In 2008, for example, Speaker of the House Nancy Pelosi, a Democrat, and former Speaker Newt Gingrich, a Republican, famously sat on a couch in front of the U.S. Capitol, declaring they both agreed the country needed to take action on climate change. And they did it for Al Gore, the former vice president and global warming evangelist from Tennessee, who became conservatives’ climate-change punching bag
Today, young climate activists, led by Greta Thunberg and the Sunrise Movement—a grassroots youth climate action group that formed after Trump’s 2016 election—are the defiant voice for the climate, calling for a transformation of the global economy. They are carrying out global student strikes and persuading mayors to declare climate emergencies.
The demographics of climate politics are shifting, said Ed Maibach, professor and director of the George Mason University’s Center for Climate Change Communications.
While young Democrats and their parents and grandparents are “more or less all apoplectically concerned” about the climate, he said, a new report from the George Mason center and the Yale Program on Climate Communication identifies how young Republicans are becoming emboldened by the issue. In contrast to older Republicans, they have become more accepting of the human causes of climate change, rejecting the climate science denial that has taken hold in the party, Maibach said.
“The more young Democrats get involved in the issue, the more young Republicans get pulled along,” he added.
Both parties will have plenty to debate this year as voters in November decide whether to give Trump and his fossil fuel agenda another four years. Presumptive Democratic nominee Joe Biden, the former vice president, has described the Green New Deal as “a crucial framework” for climate action as he tries to convince climate voters he’s a true believer.
A Market Approach to Climate Change Mitigation
The American Conservation Coalition was founded in 2017 by Benji Backer, a 22-year-old from Appleton, Wisconsin, who was already a veteran in national political circles.
In 2014, at 16, Backer delivered a fiery speech at the influential American Conservative Union conference, defending former Wisconsin Republican Gov. Scott Walker’s bitter and successful battle against unionized teachers and declaring it “OK to stand up to those on the left that would scream us into quiet submission.”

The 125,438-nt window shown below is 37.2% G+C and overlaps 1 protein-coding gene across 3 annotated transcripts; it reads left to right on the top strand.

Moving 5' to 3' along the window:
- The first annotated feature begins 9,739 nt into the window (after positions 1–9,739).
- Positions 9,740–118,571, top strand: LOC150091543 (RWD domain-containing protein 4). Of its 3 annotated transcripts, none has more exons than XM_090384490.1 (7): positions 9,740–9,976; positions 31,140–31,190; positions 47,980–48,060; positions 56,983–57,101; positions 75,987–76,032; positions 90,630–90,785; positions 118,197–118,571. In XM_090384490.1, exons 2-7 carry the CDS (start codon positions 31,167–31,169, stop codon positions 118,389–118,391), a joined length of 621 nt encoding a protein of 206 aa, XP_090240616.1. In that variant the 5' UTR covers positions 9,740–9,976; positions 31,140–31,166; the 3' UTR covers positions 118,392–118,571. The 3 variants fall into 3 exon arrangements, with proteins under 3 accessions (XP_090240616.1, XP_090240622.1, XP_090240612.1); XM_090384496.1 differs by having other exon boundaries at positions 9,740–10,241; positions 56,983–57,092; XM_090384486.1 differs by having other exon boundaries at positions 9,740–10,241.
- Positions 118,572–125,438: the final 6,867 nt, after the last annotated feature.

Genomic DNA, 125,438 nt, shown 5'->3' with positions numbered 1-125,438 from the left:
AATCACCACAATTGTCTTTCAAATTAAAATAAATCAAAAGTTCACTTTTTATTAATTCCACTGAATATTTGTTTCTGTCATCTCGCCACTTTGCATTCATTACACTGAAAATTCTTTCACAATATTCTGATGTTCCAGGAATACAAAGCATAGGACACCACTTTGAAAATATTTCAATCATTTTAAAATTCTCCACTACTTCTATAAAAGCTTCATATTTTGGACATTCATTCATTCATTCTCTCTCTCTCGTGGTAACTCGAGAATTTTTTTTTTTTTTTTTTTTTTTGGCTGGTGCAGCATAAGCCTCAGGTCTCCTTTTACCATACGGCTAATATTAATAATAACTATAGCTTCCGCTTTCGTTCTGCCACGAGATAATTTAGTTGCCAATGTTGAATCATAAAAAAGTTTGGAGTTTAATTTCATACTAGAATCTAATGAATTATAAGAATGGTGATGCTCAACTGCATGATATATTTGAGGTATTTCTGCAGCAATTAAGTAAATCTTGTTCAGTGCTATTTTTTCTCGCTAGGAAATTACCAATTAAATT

But in September, he testified before Congress with Thunberg, arguing that “we cannot regulate our way out of climate change.”
The group and its climate contract have supporters ranging from natural gas lobbyists and libertarians to conservation and energy efficiency groups.
One of them is the Rocky Mountain Institute, a Colorado-based clean-energy think tank founded by physicist Amory Lovins. The institute’s Paul Bodner, who worked on energy and climate in the White House for President Obama, is on the coalition’s advisory board. He hopes he can help the young conservatives find their voice on climate issues.
The institute, he said, agrees with the Green New Deal’s “call to action” and shares its vision of “radical decarbonization of the U.S. economy,” but also agrees with the coalition’s “focus on unleashing market forces.”
The Bipartisan Policy Center, a Washington based think tank, also supports the young conservatives.
“When we see historically controversial policies that are pushed through by one party in a very politicized or polarized manner, those policies are more at risk of being undone, or vilified, at some point in the future,” said Sasha Mackler, the center’s director of energy projects. “For policies to be enduring over the long term, which is really what we need for a climate solution to be effective, bipartisanship is essential.”
‘We Would Rather Not Get Caught up in Debates’
The young conservatives’ contract makes no mention of the 2016 Paris climate agreement, with its goal of limiting rising global temperatures to well below 2 degrees Celsius. Nor does it share the sense of urgency expressed by scientists, who, in 2018, concluded that the world had about 12 years to get on a path toward zero carbon emissions by 2050.
Instead, the contract merely acknowledges the need to “move towards the goal of global net-zero carbon emissions by 2050.”
The Green New Deal envisions a rapid transition to a carbon-free economy, promising jobs and economic security and explicitly supporting an economic transition in communities that have long lived on incomes from fossil fuel industries.
By contrast, the contract modestly calls for “targeted investment and regulatory streamlining;” increasing clean transportation; creating a more energy-saving electrical grid; maximizing carbon storage in forests and farms; planting trees; supporting nuclear power; and establishing private-public partnerships.
“We would rather not get caught up in debates on targets that are too much for one side of the aisle or the other,” said Danielle Butcher, chief operating officer of the American Conservation Coalition. “We view this not as a silver bullet to climate policy.”